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Google partners with Adobe to release unified Noto Sans CJK font family for Chinese, Japanese and Korean

CJK Typeface Google

Google has joined forces with Adobe to release a unified Noto Sans CJK font family for Traditional Chinese, Simplified Chinese, Japanese and Korean, four languages that represent nearly one-quarter of readers worldwide. Noto Sans CJK is a high-quality Pan-CJK font family that aims to provide a richer reading experience to the East Asian community across operating systems and apps.

Google explained the technical details of the font family in a recent blog post:

Noto Sans CJK is a sans serif typeface designed as an intermediate style between the modern and traditional. It is intended to be a multi-purpose digital font for user interface designs, digital content, reading on laptops, mobile devices, and electronic books. Noto Sans CJK is provided in seven weights: Thin, Light, DemiLight, Regular, Medium, Bold, and Black.

Fully supporting CJK requires tens of thousands of characters—these languages share the majority of ideographic characters, but there are also characters that are unique to only one language or to a subset of the languages. One of the primary design goals of Noto Sans CJK is that each script should retain its own distinctive look, which follows regional conventions, while remaining harmonious with the others.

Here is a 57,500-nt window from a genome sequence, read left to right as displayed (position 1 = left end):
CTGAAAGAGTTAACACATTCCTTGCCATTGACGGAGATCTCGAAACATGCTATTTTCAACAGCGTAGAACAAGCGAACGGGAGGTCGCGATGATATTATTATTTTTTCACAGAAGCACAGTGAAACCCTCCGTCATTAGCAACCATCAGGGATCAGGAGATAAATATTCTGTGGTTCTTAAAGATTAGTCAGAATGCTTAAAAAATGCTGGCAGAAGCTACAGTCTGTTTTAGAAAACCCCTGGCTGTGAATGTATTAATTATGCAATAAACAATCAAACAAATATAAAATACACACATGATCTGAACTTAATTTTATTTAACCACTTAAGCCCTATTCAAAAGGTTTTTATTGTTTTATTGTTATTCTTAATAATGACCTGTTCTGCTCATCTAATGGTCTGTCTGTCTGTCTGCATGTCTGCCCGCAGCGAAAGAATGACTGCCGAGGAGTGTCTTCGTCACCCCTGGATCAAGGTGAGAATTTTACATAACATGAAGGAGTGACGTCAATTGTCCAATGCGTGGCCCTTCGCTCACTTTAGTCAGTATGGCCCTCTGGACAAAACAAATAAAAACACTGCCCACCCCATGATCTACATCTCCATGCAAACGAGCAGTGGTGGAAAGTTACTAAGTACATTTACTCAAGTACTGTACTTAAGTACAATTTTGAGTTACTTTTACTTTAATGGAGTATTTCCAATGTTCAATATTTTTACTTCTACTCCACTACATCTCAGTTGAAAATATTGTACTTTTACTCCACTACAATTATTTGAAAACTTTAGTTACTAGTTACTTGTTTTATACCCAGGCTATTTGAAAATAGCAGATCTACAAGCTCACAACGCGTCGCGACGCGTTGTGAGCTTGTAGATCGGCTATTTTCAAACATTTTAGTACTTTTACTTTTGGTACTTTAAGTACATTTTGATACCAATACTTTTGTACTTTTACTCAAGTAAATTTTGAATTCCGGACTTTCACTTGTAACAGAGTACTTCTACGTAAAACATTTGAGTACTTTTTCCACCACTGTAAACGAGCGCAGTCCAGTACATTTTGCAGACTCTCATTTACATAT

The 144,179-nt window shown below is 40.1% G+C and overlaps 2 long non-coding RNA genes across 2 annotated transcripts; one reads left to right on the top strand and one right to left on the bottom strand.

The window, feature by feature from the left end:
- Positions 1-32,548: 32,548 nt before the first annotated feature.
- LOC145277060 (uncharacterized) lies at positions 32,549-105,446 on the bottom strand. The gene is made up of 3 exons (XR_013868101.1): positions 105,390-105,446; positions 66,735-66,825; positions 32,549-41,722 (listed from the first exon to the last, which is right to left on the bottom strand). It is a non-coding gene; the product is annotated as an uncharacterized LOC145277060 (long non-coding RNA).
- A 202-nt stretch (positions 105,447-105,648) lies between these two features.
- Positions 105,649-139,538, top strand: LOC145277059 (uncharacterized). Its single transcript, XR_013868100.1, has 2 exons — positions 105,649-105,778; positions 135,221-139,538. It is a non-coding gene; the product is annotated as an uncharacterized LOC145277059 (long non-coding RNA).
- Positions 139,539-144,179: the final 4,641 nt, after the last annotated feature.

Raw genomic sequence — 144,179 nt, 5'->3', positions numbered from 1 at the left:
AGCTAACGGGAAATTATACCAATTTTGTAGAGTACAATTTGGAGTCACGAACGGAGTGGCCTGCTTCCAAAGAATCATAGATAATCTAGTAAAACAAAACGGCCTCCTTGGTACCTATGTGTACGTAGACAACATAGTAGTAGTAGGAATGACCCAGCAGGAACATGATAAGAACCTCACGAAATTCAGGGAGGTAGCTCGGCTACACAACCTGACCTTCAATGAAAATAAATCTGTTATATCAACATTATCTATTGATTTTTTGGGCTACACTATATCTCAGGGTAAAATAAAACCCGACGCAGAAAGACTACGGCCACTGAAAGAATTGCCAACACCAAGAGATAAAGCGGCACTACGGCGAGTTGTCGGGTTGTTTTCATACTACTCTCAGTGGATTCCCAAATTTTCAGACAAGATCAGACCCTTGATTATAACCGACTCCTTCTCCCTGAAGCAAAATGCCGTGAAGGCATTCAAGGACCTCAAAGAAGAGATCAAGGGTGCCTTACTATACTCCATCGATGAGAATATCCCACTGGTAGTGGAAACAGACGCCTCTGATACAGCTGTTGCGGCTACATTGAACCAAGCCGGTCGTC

Adobe has released the same font family under the name Source Han Sans.

Google Translate for Android adds offline translations in 50 languages, vertical text translations for Chinese, Japanese & Korean

Google announced an update today to Google Translate for Android that brings an extremely useful feature for those who are traveling or in need of translations when without an Internet connection. Starting today, the updated Android app will now allow users running devices on Android 2.3 and up to access the service using downloadable offline language packages.

Google noted that there are currently around 50 languages available for offline use and detailed how to download the necessary packages through the app:

You can select [Offline Languages] in the app menu to see all the offline language packages available for download. To enable offline translation between any two languages, you just need to select them in the offline languages menu. Once the packages are downloaded, you’re good to go.

While the languages packages provide everything you need to get quick translations when offline, Google warned that the offline modes are “less comprehensive than their online equivalents” without explaining in detail.

Users of the updated app will also now be able to translate vertical text for Japanese, Chinese, and Korean—using their device’s camera.

The updated Google Translate app for Android is available now through Google Play.

Sweet Android High-school: A Japanese comic where Motorola is married to Google

A new Japanese comic called “Sweet Android High-school” chronicles the relationship between major Android vendors and the rest of the smartphone market (Apple) as students each representing a company.

Some of the characters include Laura Moto-chan representing Motorola and Sam-Sung-chan representing Samsung. Other students include HTC, LG, Sony Ericsson, and Apple. As an example of what might take place in the comic’s storyline, Laura Moto-chan apparently married the character representing Google (the school’s teacher) to mirror the Google/Motorola acquisition.

The comic runs in “extra editions of Weekly ASCII, a PC magazine with long history in Japan,” and a breakdown of the characters can be found here.